Max is an unreliable, sarcastic narrator. He thinks that just because he doesn’t physically hit anyone, he’s not really a bully. Max’s idea of a good time is picking on Triffin Nordstrom, or Nerdstrom as Max’s renamed him. But Max’s teasing goes too far causing Triffin’s mother and Max’s parents to form an alliance. Their concocted plan is twofold: educate Triffin in social skills while Max gets help with his slumping math scores. And even though Triffin may be a loner, he’s none-too-thrilled to hang with Max. This comes as a great shock to the ever-popular Max.
Author James Roy does several unique and successful things with Max Quigley, Technically Not a Bully. He molds a character, one that could easily come off as unlikable, into a relatable, even if unreliable, voice. He sets the tale in Australia, which provides American readers a chance to learn some fantastic Aussie speak (Mum, mate, cheeky). He keeps the moralizing in check with short chapters, realistic dialogue and lessons learned through actions rather than telling. When Max begins to slide in the direction of empathy by the story’s end, Mr. Roy never allows Max to lose his core personality.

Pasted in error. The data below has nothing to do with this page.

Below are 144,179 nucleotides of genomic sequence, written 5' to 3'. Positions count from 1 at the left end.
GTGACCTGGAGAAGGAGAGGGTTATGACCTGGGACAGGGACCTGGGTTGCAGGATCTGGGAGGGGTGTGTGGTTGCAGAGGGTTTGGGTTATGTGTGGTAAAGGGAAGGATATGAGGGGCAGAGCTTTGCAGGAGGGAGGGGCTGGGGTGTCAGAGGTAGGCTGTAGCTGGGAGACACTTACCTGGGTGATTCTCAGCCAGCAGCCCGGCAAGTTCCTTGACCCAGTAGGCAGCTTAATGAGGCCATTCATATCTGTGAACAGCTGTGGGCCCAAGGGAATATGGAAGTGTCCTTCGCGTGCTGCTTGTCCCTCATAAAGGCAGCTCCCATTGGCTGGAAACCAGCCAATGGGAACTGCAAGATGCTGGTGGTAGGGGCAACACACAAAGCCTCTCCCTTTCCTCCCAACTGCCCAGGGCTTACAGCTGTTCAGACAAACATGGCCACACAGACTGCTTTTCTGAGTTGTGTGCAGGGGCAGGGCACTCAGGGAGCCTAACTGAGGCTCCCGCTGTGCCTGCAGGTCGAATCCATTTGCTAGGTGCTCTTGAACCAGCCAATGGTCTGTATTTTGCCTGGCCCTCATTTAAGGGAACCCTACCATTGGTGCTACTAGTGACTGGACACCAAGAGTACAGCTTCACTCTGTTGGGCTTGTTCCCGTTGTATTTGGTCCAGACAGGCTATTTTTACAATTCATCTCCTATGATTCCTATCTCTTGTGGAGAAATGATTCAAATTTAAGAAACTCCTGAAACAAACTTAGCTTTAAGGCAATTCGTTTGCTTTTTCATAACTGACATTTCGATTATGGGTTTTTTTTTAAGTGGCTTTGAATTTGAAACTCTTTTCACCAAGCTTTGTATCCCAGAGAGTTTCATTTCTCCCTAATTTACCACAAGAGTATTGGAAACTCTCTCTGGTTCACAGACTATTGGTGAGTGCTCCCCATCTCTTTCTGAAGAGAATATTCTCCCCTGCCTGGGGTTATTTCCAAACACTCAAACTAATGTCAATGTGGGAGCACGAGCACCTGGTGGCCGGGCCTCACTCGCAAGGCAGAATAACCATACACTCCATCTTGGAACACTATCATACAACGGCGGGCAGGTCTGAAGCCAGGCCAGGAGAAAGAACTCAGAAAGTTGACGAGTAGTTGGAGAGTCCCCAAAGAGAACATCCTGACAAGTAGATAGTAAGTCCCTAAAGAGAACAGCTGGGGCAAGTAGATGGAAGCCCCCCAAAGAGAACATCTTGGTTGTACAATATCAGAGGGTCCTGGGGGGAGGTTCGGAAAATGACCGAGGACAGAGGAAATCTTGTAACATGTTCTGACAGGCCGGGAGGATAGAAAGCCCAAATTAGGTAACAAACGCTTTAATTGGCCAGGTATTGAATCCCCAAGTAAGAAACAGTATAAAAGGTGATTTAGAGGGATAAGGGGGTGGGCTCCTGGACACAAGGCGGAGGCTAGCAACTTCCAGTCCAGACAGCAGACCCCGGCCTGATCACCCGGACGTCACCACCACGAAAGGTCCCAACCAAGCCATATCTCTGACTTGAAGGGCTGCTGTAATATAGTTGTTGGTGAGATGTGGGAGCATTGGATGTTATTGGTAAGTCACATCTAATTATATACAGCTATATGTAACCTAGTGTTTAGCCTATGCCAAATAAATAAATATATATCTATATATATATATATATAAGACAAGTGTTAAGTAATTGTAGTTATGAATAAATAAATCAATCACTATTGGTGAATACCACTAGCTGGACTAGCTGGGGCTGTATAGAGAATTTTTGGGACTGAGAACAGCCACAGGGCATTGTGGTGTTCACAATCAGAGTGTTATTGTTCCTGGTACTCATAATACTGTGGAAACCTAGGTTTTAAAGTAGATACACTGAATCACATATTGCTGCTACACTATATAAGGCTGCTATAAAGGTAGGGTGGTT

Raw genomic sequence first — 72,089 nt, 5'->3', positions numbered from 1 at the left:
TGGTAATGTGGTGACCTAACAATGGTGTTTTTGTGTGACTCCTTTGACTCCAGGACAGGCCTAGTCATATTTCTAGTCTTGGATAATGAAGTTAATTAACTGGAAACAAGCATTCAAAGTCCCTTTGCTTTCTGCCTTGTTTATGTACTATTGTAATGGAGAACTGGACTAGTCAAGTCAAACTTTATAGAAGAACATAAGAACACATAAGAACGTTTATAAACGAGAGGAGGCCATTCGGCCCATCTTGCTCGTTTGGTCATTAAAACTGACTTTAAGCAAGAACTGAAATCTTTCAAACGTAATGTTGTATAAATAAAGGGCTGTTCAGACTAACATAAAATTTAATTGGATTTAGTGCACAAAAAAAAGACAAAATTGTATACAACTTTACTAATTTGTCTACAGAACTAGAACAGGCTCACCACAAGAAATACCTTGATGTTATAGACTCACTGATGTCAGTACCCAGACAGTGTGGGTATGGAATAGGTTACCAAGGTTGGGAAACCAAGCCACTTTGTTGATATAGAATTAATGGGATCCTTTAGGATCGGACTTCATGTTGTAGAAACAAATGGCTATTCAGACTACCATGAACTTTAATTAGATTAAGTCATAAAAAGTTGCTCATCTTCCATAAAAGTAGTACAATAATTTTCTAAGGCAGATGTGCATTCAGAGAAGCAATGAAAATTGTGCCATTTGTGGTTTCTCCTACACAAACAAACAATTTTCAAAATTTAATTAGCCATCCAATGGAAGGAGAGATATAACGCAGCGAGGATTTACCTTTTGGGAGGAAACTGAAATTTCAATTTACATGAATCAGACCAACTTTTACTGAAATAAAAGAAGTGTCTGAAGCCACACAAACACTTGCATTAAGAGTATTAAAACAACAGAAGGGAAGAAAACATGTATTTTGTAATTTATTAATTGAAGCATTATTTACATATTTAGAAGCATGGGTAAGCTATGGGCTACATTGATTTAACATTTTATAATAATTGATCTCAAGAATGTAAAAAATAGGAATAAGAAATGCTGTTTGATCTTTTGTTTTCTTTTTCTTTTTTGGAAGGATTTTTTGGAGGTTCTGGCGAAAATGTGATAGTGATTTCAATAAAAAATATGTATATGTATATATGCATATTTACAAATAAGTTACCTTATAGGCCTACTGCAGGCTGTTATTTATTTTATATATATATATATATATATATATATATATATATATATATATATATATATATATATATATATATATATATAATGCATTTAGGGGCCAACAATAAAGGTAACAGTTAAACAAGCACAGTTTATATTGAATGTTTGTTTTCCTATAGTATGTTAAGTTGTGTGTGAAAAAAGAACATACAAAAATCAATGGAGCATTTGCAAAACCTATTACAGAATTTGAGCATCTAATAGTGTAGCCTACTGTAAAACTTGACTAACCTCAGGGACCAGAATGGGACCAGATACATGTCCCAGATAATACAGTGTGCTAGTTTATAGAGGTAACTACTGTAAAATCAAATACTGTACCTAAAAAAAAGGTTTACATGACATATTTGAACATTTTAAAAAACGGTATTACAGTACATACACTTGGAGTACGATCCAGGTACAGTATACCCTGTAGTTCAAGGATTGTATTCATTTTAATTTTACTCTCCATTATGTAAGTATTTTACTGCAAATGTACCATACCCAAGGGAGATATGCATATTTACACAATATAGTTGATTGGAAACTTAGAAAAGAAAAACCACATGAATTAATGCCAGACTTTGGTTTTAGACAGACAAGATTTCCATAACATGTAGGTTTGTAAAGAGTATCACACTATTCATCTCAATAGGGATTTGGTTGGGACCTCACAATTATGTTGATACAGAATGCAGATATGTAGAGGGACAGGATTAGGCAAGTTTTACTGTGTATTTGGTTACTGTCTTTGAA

Recommended for readers who enjoy the sort of potty-humor associated with Louis Sachar or Dav Pilky, 4th – 8th grade males and reluctant readers.
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Genre: Realistic Fiction. Age: 4th -8th Grade. Pages: 208.
Themes: Bullying, Friendship, Humor
Thank you Picnic Basket. Publisher: Houghton Mifflin Date: March 2009.
ISBN-10: 0547152639/ ISBN-13: 978-0547152639
Buy Max Quigley, Technically Not a Bully Here
Houghton Mifflin Book Site
Author interview on Boomerang Blog
James Roy is an Australian author who likes to eat Thai food while watching Edward Scissorhands or maybe he likes to listen to Coldplay while reading Slaughterhouse-Five. You can figure out all his likes and dislikes on his website.
© 2007-2009 Cheryl Vanatti for www.ReadingRumpus.com
Review also posted for National Reading Examiner.